Georgia Deaver: Master of Pen and Brush

POSTED ON Nov 7, 2012

Joel Friedlander

Written by Joel Friedlander

Home > Blog > Interviews, Self-Publishing > Georgia Deaver: Master of Pen and Brush

Today you’re in for a real treat, as I interview master calligrapher and illustrator Georgia Deaver. You’re already familiar with her work, although you probably don’t know it, since she has created lettering and illustrations for a variety of famous products. Georgia has also worked on many books, and I was glad to have the opportunity to ask her about the role of lettering in book and cover design, and how self-publishers might make use of it. Although I’ve included a lot of samples of Georgia’s work, you’ll get a much better view by visiting her website.

Georgia, you’ve been creating distinctive and beautiful illustrations and hand lettering for book covers and other products for quite a while. How did you get into the field, is it something you dreamed of doing when you were young?

Yes, I have been interested in the arts since I was very young. I seriously studied textiles, graphic design, fine art and art history. I briefly studied accounting in an attempt to follow a sensible career path. But I eventually focused on letterforms — primarily hand lettering and calligraphy. I’ve operated my own design studio in San Francisco since 1984 and have taught classes and workshops for more than 25 years.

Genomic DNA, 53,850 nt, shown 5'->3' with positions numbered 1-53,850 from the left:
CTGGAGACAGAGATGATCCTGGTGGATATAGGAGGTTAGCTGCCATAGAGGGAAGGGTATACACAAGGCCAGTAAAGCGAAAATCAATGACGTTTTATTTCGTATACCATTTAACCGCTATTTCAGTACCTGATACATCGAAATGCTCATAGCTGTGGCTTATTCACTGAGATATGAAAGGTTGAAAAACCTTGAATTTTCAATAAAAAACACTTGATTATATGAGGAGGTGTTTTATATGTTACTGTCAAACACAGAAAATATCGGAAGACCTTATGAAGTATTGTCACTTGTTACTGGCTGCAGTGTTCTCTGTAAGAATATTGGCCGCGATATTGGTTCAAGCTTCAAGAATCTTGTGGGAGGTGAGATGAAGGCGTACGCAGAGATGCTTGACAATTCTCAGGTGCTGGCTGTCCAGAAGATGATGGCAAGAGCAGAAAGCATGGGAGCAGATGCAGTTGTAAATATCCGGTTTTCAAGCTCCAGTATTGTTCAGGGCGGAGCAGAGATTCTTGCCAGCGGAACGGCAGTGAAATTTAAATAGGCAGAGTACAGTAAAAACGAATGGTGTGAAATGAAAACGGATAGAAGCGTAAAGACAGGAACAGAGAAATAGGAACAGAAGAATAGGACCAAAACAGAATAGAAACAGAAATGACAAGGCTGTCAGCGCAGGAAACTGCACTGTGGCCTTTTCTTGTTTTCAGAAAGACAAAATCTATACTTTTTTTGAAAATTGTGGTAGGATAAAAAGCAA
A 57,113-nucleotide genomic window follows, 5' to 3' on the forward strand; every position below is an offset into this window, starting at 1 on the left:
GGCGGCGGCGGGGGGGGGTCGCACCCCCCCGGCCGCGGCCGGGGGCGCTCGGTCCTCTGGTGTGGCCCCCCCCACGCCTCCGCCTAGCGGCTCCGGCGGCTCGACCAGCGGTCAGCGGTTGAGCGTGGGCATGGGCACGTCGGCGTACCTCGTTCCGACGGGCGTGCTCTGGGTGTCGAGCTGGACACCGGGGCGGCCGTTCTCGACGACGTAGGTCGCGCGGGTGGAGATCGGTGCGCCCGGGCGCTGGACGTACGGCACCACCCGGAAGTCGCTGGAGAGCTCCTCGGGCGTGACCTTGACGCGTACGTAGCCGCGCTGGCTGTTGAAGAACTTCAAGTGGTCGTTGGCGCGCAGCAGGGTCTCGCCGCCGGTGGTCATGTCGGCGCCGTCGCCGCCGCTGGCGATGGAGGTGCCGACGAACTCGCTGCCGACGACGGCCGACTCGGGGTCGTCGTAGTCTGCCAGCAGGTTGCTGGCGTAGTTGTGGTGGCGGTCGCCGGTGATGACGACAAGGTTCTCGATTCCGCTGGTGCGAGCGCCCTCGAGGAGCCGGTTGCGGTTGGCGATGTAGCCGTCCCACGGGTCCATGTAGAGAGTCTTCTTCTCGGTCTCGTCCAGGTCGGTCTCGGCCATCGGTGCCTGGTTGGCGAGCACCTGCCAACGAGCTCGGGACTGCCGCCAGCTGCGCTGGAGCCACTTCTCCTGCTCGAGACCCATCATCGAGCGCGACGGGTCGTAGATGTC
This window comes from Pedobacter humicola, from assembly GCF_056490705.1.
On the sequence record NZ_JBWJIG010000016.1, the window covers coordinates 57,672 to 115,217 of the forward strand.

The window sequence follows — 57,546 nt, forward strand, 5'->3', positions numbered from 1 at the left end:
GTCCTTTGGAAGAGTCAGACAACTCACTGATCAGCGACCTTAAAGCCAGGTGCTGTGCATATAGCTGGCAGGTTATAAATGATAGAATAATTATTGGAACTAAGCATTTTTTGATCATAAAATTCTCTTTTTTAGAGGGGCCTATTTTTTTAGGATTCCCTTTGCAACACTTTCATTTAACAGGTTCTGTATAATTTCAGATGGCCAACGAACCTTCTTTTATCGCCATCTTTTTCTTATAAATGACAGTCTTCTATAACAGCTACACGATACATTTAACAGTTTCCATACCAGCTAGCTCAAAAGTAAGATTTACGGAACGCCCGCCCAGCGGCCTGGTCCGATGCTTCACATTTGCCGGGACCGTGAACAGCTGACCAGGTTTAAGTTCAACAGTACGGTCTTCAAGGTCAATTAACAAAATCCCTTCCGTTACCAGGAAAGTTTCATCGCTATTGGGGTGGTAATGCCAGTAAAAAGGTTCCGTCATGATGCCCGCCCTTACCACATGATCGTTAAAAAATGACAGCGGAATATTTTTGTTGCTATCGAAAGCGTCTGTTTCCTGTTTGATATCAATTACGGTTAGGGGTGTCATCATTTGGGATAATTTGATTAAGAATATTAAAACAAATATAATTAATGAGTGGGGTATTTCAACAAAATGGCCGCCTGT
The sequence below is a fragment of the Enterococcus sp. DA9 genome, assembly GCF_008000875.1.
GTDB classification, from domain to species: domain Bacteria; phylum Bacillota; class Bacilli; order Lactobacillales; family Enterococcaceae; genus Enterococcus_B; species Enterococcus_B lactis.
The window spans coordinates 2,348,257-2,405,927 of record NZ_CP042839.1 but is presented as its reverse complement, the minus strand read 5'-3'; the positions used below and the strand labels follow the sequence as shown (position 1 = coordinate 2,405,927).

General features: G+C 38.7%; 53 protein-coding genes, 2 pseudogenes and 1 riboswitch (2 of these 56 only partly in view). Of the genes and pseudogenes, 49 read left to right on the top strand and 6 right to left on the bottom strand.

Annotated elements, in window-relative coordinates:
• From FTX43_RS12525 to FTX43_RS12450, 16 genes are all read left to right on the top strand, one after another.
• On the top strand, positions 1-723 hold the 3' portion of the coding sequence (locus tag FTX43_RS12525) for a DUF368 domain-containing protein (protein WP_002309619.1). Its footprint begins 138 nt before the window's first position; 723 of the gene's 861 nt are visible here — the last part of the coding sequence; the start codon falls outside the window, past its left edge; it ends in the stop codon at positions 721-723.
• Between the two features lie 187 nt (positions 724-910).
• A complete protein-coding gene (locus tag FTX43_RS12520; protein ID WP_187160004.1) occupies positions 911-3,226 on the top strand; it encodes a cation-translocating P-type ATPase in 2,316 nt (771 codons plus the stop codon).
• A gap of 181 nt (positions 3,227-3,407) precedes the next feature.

Who would you say have influenced your work the most?

I have been influenced by several European calligraphic masters – Rudo Spemann, Friedrich Neugebauer, Irene Wellington and Karlgeorg Hoefer, as well as many contemporary American lettering artists and calligraphers such as Thomas Ingmire, Tony DiSpigna, and Rick Cusick. You can see original works by many of these calligraphers in the Special Collections Dept of the San Francisco Public Library, Main Branch, 6th Floor.

Georgia Deaver

I draw inspiration from so many different places – from a piece of music or the shape of a piece of pottery, posters, patterns in fabric, mosaics, paintings, or from other letterforms; for example, beautiful Germanic gothic letters or Italian italic letterforms, among others. I sometimes focus on a specific line or stroke, then build an entire alphabet and words from just this one design element.

Your lettering and calligraphy seem to use a wide variety of lettering styles, from formal to very impressionistic. Have you intentionally tried to teach yourself lots of styles of lettering?

Yes, I have intentionally stretched myself to create new forms over the years. Art directors and graphic designers often give me very specific direction related to their project and I work at giving them unique, custom hand lettering or illustrations that fit their project well … so this has resulted in being versatile at creating a wide range of lettering styles.

There doesn’t seem to be a book that can’t be enhanced by hand lettering or calligraphy.

Are there books that seem to particularly lend themselves to using hand lettering as a part of the cover design? If so, why is that?